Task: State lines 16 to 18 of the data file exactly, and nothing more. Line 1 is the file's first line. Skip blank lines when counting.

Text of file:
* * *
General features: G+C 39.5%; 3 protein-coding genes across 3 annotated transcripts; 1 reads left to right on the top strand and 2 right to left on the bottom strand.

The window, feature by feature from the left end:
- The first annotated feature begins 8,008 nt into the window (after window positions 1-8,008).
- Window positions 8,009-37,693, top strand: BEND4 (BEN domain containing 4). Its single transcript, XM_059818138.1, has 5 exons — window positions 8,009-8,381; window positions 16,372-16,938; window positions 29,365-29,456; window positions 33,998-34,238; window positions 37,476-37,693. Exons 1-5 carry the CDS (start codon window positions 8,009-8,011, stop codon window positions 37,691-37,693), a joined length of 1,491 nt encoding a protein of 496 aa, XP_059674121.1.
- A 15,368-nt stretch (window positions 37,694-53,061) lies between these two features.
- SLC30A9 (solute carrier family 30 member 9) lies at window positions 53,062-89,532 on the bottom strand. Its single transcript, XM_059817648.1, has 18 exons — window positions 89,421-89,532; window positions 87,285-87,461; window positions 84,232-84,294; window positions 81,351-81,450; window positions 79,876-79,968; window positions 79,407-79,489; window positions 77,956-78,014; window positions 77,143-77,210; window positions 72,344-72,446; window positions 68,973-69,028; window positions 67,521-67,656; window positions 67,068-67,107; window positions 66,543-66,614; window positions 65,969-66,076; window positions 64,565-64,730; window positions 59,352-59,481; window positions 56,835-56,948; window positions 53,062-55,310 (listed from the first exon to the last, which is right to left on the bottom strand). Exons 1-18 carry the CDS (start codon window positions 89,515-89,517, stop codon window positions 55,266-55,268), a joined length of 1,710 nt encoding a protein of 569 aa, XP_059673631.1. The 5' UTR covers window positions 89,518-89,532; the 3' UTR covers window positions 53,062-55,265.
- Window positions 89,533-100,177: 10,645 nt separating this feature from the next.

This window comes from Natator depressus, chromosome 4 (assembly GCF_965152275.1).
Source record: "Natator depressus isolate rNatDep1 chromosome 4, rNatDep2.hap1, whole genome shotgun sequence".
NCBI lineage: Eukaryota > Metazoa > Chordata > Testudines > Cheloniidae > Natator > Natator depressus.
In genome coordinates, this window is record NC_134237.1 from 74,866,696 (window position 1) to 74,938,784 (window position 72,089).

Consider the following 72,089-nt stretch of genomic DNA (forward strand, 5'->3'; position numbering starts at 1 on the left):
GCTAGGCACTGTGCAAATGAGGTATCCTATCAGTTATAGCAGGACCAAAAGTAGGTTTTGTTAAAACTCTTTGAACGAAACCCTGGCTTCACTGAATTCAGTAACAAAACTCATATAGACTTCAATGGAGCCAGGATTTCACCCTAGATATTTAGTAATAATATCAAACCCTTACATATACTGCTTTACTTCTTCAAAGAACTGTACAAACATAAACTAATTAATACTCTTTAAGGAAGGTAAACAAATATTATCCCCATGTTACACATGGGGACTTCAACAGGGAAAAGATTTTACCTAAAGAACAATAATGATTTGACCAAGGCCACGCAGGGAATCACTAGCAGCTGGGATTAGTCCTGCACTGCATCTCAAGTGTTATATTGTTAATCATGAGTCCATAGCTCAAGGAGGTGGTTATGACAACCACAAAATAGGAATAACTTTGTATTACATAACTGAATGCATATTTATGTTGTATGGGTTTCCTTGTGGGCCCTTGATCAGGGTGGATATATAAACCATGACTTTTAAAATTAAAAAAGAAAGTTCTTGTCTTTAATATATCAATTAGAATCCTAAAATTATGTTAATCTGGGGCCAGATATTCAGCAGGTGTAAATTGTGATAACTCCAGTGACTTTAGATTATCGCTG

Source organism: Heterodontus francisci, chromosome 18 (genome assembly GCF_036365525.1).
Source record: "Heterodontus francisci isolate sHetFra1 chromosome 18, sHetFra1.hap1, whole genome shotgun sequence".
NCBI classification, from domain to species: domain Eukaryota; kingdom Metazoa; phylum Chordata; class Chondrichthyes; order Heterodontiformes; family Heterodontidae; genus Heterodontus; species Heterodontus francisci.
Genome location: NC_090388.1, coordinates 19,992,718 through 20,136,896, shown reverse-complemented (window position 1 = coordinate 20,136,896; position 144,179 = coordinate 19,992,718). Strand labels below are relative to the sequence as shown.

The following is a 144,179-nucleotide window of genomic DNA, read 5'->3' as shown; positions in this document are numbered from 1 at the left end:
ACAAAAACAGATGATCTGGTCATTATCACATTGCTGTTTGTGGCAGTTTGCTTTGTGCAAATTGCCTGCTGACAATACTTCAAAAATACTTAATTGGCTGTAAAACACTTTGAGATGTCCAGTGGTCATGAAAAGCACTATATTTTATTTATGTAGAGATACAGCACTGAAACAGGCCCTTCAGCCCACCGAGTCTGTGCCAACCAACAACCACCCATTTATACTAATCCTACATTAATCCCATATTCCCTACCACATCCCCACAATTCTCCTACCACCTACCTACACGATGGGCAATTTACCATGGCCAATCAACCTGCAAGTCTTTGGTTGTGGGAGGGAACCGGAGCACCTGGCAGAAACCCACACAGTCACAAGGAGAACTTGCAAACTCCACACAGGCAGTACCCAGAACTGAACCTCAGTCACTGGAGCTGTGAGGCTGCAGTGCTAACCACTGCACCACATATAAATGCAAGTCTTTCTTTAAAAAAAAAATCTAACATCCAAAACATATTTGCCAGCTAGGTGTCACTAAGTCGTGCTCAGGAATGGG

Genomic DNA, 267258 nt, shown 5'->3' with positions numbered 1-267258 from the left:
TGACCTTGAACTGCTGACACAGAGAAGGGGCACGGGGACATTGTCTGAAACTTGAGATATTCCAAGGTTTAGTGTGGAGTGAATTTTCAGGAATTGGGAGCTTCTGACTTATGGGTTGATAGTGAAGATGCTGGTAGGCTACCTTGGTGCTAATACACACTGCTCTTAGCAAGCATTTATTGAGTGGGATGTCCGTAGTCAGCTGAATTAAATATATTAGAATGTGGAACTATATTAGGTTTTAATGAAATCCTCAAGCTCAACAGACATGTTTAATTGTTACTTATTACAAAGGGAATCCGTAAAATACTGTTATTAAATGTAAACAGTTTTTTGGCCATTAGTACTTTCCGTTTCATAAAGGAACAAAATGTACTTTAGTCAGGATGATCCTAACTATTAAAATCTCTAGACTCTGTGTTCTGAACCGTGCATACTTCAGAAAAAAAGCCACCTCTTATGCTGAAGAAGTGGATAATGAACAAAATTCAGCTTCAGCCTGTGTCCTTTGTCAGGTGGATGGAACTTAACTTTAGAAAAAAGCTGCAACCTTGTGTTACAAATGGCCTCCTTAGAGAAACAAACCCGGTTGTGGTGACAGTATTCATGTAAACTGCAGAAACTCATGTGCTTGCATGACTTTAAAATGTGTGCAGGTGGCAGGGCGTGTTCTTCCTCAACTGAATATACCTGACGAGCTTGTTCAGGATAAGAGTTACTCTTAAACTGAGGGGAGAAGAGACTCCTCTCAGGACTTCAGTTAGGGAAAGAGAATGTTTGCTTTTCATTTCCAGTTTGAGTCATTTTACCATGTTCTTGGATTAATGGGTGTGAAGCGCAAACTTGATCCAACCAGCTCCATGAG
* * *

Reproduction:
NCBI classification, from domain to species: domain Eukaryota; kingdom Metazoa; phylum Chordata; class Chondrichthyes; order Heterodontiformes; family Heterodontidae; genus Heterodontus; species Heterodontus francisci.
Genome location: NC_090388.1, coordinates 19,992,718 through 20,136,896, shown reverse-complemented (window position 1 = coordinate 20,136,896; position 144,179 = coordinate 19,992,718). Strand labels below are relative to the sequence as shown.

The following is a 144,179-nucleotide window of genomic DNA, read 5'->3' as shown; positions in this document are numbered from 1 at the left end: